Flurry released a report on the life of a US smartphone owner, on what are the main activities and at which time. The analysis was done on a cohort of 15,271 U.S. iOS users and the measurements were done for the month of May, 2013.
When it comes to usage, the busiest time is between 6 PM and 10 PM. Compared with TV, in an app-centric world, advertisers can reach users throughout all day. The top categories that take the most out of people’s time are: games, social and photo sharing, news and music. One other tendency that can be observed is that shopping and lifestyle apps are used around the clock.
When looking at young adults aged 25-34, a segment of the population that enjoys high disposable income and has traditionally been a prime target of CPGs, travel, entertainment and retailers, maybe you would expect them to be heavy gamers. However, the categories in which Millennials over-index are Sports, Health & Fitness; Music, Media & Entertainment; Lifestyle & Shopping. It is the middle aged Gen X-ers who grew up with gaming consoles who are over indexing on games.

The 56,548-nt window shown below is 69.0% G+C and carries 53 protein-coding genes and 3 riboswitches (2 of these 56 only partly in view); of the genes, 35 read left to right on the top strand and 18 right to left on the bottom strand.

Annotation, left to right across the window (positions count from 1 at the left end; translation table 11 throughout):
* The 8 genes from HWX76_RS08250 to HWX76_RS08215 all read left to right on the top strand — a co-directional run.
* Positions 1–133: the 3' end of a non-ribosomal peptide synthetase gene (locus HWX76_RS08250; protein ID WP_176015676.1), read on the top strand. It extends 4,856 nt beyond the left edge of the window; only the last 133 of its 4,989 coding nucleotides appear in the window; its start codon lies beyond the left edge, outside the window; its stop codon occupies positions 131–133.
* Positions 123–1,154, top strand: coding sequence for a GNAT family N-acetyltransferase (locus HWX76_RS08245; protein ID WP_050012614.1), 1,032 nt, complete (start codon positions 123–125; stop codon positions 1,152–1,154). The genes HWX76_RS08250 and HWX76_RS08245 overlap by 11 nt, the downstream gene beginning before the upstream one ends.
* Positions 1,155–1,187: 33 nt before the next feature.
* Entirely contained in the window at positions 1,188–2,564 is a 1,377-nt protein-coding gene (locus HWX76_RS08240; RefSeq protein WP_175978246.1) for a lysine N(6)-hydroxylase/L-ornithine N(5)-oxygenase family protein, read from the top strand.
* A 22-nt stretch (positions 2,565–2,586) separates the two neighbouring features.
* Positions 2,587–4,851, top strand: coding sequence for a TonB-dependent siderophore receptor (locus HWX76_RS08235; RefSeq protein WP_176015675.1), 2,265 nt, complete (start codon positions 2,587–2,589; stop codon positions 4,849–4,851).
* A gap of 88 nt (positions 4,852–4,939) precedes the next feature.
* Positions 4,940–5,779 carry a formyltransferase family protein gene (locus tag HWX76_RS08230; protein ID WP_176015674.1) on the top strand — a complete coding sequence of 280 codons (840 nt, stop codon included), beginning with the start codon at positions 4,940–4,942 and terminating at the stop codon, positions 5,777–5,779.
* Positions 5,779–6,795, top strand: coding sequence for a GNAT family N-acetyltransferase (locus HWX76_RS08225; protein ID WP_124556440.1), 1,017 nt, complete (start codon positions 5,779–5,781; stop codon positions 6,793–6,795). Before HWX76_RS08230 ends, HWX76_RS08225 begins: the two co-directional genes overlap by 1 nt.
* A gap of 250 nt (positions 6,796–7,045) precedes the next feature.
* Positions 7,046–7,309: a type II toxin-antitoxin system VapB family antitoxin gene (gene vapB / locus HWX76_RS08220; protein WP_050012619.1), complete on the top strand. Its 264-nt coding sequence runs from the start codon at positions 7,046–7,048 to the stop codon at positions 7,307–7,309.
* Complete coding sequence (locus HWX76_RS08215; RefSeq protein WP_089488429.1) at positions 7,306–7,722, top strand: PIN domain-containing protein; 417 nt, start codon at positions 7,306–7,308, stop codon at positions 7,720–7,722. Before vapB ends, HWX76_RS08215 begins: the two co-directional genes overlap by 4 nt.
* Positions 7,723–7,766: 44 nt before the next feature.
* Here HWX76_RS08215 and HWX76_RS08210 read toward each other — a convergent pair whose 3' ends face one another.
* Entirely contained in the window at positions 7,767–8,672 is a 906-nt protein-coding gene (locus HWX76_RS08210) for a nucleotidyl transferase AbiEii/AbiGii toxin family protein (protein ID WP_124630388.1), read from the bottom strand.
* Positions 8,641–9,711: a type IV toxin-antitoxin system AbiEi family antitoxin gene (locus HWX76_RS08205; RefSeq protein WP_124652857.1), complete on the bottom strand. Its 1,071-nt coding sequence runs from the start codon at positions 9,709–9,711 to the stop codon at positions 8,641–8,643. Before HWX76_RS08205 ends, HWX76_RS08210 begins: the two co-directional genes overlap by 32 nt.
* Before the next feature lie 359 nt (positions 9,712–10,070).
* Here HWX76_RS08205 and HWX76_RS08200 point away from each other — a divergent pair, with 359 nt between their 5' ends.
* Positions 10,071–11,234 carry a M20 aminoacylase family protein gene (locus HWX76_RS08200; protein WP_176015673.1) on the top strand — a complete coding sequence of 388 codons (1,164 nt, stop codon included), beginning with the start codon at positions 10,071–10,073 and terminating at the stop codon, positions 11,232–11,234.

If we look at what categories dominate based on user’s gender, Sports, Health and Fitness category are important for females age 25-34. They spend over 200% more time in these apps then the rest of the population. Women are more preoccupied with how to improve themselves as men tend to put focus on entertainment (Music, Media and Entertainment, Social & Photo-Sharing). Women 25-34 also spend time in Lifestyle and Shopping categories, around 75% more time than the rest of the population.
Even though we see a big jump in the number of smartphones, we are still in the early stage of the process. There are only 1.5 billion smartphone users, while the total number of mobile users passed 5 billion.
An interesting statistic came form KPCB that mentioned how many times we are reaching for our phones, it’s around 150 times a day. Considering this fact, it is expected that these devices will become easier to reach and more melted into us, in the form of wearable devices.